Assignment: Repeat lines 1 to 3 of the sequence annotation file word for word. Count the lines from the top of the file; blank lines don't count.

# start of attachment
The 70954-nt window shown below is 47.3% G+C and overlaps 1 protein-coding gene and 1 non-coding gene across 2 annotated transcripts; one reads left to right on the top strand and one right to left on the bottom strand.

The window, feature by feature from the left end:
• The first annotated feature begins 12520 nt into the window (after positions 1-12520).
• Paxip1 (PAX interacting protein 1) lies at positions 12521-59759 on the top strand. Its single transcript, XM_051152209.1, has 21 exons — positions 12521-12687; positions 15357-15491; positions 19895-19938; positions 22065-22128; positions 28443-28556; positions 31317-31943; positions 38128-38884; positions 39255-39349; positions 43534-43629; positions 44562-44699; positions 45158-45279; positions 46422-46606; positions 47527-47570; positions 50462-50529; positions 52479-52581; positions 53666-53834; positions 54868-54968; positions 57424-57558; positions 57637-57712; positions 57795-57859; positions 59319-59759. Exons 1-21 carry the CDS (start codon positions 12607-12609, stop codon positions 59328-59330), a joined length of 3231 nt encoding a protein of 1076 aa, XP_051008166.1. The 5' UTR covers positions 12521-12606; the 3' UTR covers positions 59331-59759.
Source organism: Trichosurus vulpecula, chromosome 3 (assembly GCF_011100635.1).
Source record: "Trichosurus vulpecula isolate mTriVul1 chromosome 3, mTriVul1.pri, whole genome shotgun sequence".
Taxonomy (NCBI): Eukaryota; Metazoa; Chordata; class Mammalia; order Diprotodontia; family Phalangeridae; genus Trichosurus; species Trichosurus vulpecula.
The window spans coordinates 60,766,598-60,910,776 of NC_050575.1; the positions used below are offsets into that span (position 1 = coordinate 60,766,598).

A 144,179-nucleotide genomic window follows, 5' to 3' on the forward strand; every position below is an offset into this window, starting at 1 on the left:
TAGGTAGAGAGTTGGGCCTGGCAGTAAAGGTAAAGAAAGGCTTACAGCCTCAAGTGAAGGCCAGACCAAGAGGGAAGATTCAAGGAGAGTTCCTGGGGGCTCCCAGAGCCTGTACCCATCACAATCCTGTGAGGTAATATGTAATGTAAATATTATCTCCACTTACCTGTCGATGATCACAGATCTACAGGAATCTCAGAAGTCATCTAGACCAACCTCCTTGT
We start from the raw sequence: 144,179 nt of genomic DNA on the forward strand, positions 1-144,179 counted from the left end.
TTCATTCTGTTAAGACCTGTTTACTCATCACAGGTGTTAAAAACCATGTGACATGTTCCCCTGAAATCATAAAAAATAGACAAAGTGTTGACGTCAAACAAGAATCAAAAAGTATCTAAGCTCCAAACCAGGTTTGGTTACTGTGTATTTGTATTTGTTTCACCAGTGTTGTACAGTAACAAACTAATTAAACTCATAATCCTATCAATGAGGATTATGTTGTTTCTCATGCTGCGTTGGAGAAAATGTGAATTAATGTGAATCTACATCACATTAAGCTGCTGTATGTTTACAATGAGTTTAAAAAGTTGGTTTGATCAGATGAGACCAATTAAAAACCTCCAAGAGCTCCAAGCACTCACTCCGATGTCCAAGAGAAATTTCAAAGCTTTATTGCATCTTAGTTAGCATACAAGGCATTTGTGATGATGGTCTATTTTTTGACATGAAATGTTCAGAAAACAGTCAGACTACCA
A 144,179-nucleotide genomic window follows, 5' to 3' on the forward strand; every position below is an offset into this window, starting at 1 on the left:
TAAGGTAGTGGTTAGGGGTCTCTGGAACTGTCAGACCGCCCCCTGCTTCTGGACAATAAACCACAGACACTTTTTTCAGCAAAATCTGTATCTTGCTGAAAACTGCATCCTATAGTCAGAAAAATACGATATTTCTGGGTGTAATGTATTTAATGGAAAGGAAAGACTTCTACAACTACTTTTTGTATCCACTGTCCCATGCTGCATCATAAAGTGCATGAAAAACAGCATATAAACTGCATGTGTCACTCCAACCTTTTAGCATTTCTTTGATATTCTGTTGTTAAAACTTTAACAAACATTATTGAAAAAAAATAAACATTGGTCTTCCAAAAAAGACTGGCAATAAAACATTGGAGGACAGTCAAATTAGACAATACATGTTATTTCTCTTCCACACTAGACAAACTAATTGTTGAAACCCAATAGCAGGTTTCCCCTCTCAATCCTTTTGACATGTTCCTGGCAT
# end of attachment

The 70954-nt window shown below is 47.3% G+C and overlaps 1 protein-coding gene and 1 non-coding gene across 2 annotated transcripts; one reads left to right on the top strand and one right to left on the bottom strand.

The window, feature by feature from the left end:
• The first annotated feature begins 12520 nt into the window (after positions 1-12520).